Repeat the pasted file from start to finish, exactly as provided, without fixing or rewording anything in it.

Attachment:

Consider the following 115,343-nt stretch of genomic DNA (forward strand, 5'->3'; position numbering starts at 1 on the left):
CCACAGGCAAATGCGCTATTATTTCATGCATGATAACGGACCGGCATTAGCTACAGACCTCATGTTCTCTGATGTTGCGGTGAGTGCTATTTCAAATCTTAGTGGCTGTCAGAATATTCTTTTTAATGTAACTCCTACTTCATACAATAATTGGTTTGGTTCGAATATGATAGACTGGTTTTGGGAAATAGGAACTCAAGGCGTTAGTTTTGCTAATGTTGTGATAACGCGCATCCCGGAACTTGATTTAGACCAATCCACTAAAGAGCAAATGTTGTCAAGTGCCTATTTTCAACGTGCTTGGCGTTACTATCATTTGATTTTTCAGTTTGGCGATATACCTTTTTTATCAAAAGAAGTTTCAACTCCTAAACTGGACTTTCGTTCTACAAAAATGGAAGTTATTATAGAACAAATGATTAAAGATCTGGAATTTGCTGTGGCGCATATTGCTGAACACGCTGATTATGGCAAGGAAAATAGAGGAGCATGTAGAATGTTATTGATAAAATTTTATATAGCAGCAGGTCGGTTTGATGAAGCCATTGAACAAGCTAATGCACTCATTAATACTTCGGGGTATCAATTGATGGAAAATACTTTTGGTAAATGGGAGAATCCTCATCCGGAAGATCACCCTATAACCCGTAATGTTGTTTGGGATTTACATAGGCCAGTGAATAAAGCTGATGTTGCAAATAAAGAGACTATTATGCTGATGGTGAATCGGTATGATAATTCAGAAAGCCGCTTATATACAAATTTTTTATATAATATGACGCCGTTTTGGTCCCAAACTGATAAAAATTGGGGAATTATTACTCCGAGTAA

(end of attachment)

Consider the following 115,343-nt stretch of genomic DNA (forward strand, 5'->3'; position numbering starts at 1 on the left):
CCACAGGCAAATGCGCTATTATTTCATGCATGATAACGGACCGGCATTAGCTACAGACCTCATGTTCTCTGATGTTGCGGTGAGTGCTATTTCAAATCTTAGTGGCTGTCAGAATATTCTTTTTAATGTAACTCCTACTTCATACAATAATTGGTTTGGTTCGAATATGATAGACTGGTTTTGGGAAATAGGAACTCAAGGCGTTAGTTTTGCTAATGTTGTGATAACGCGCATCCCGGAACTTGATTTAGACCAATCCACTAAAGAGCAAATGTTGTCAAGTGCCTATTTTCAACGTGCTTGGCGTTACTATCATTTGATTTTTCAGTTTGGCGATATACCTTTTTTATCAAAAGAAGTTTCAACTCCTAAACTGGACTTTCGTTCTACAAAAATGGAAGTTATTATAGAACAAATGATTAAAGATCTGGAATTTGCTGTGGCGCATATTGCTGAACACGCTGATTATGGCAAGGAAAATAGAGGAGCATGTAGAATGTTATTGATAAAATTTTATATAGCAGCAGGTCGGTTTGATGAAGCCATTGAACAAGCTAATGCACTCATTAATACTTCGGGGTATCAATTGATGGAAAATACTTTTGGTAAATGGGAGAATCCTCATCCGGAAGATCACCCTATAACCCGTAATGTTGTTTGGGATTTACATAGGCCAGTGAATAAAGCTGATGTTGCAAATAAAGAGACTATTATGCTGATGGTGAATCGGTATGATAATTCAGAAAGCCGCTTATATACAAATTTTTTATATAATATGACGCCGTTTTGGTCCCAAACTGATAAAAATTGGGGAATTATTACTCCGAGTAA